The nights are drawing in and the clocks have gone back which means winter is well on its way. First though we have Halloween to look forward to. Personally, this isn’t really a big deal for me – I’m more of a festive, ‘I love Christmas’ kind of girl. A bit like Elf really, without the costume.
However some people do love it and go all out, so I thought I’d have some fun with a couple of recipes. Which reminds me, I totally still need to find some kind of Halloween outfit – not a lover of fancy dress. I’ll post another later in the week too. Perfect for you to make for your parties, or to indulge in alone to make your self feel better about giving lots of sweets away to ‘trick or treaters’ (I usually prefer eating the treat sized bags of chocolates instead of handing them out, greedy I know).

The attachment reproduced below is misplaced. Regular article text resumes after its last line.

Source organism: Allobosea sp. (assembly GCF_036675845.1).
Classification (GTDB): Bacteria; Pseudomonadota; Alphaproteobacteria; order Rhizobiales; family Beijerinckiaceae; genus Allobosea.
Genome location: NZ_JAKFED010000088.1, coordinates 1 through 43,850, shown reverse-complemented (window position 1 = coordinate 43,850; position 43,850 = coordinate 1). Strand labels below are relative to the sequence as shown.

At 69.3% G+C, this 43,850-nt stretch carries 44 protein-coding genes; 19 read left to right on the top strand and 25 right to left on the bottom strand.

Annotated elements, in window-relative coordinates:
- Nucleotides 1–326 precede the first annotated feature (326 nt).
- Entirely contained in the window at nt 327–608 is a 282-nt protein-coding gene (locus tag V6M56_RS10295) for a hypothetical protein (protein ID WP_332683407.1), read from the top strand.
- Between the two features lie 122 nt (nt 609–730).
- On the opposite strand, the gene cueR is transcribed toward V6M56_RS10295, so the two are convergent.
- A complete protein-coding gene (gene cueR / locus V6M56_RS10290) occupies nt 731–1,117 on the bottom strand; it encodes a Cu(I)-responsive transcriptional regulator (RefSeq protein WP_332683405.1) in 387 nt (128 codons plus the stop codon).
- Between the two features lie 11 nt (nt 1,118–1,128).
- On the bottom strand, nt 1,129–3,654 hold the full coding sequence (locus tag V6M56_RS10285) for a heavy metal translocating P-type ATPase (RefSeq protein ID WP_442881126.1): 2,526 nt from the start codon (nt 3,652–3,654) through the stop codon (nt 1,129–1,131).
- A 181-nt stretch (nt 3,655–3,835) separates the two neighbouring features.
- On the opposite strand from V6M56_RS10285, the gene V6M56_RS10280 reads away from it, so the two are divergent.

This recipe is hugely inspired by the Meringue Girls and their new book ‘Everything Sweet’ which is available to buy here on Amazon. It is stunning, both the recipes and the photography, shot by another inspiration, David Loftus.
I’ve used their meringue recipe and made their little pumpkin meringue kisses to top my crisp pastry tartlets which are filled with lime curd – the most tasty ‘goo’ you’ll be exposed to this Halloween. For the pastry I used a delicious recipe from Good Food Magazine by Cassie Best – it’s crisp, sweet, and easy to work with, for all those who may be a little frightened of making pastry. Alternatively, you could use shop bought to save on party preparation.
Caster sugar – twice the amount of the weight of the egg whites
Juice and zest of 3 limes
Pinch of salt
4 egg yolks
Start by making the pastry. I used a food processor for this. Put the butter and flower in the food processor with a pinch of salt and blitz until the mixture resembles breadcrumbs. If you want to do it by hand, rub together with your fingertips. Add the sugar, and whizz or stir again to combine.